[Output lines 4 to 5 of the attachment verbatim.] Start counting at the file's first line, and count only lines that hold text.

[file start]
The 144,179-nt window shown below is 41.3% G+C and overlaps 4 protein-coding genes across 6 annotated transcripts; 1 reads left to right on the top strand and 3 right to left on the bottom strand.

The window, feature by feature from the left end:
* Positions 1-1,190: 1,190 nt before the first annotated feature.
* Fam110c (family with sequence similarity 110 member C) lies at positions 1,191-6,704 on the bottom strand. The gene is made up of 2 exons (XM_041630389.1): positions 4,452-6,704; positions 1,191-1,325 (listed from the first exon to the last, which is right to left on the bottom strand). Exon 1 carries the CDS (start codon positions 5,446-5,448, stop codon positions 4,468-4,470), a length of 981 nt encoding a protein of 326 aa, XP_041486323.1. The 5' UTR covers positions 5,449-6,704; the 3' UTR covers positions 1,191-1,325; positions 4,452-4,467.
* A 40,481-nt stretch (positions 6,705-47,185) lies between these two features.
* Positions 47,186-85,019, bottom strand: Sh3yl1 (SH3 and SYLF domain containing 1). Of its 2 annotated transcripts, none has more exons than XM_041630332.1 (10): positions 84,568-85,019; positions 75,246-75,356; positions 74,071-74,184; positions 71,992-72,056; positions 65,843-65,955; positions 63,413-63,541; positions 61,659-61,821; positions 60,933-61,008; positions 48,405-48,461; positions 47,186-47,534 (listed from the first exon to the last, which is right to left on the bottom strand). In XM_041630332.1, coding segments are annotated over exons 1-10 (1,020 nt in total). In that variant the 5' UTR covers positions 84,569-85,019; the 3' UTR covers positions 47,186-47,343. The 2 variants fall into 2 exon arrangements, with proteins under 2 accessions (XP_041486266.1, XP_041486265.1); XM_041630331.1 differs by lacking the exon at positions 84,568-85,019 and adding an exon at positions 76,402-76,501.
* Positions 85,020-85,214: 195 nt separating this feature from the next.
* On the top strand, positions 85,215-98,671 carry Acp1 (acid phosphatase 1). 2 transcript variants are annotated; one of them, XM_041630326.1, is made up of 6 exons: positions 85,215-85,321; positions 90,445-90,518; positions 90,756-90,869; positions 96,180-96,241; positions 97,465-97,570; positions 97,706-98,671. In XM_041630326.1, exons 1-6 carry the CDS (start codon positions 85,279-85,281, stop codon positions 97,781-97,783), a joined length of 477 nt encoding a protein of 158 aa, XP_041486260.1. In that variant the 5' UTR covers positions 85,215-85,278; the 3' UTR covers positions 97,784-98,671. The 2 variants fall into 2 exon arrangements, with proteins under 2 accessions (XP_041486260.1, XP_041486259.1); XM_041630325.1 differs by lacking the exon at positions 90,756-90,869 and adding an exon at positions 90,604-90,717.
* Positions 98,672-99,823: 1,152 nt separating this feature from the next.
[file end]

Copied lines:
* Fam110c (family with sequence similarity 110 member C) lies at positions 1,191-6,704 on the bottom strand. The gene is made up of 2 exons (XM_041630389.1): positions 4,452-6,704; positions 1,191-1,325 (listed from the first exon to the last, which is right to left on the bottom strand). Exon 1 carries the CDS (start codon positions 5,446-5,448, stop codon positions 4,468-4,470), a length of 981 nt encoding a protein of 326 aa, XP_041486323.1. The 5' UTR covers positions 5,449-6,704; the 3' UTR covers positions 1,191-1,325; positions 4,452-4,467.
* A 40,481-nt stretch (positions 6,705-47,185) lies between these two features.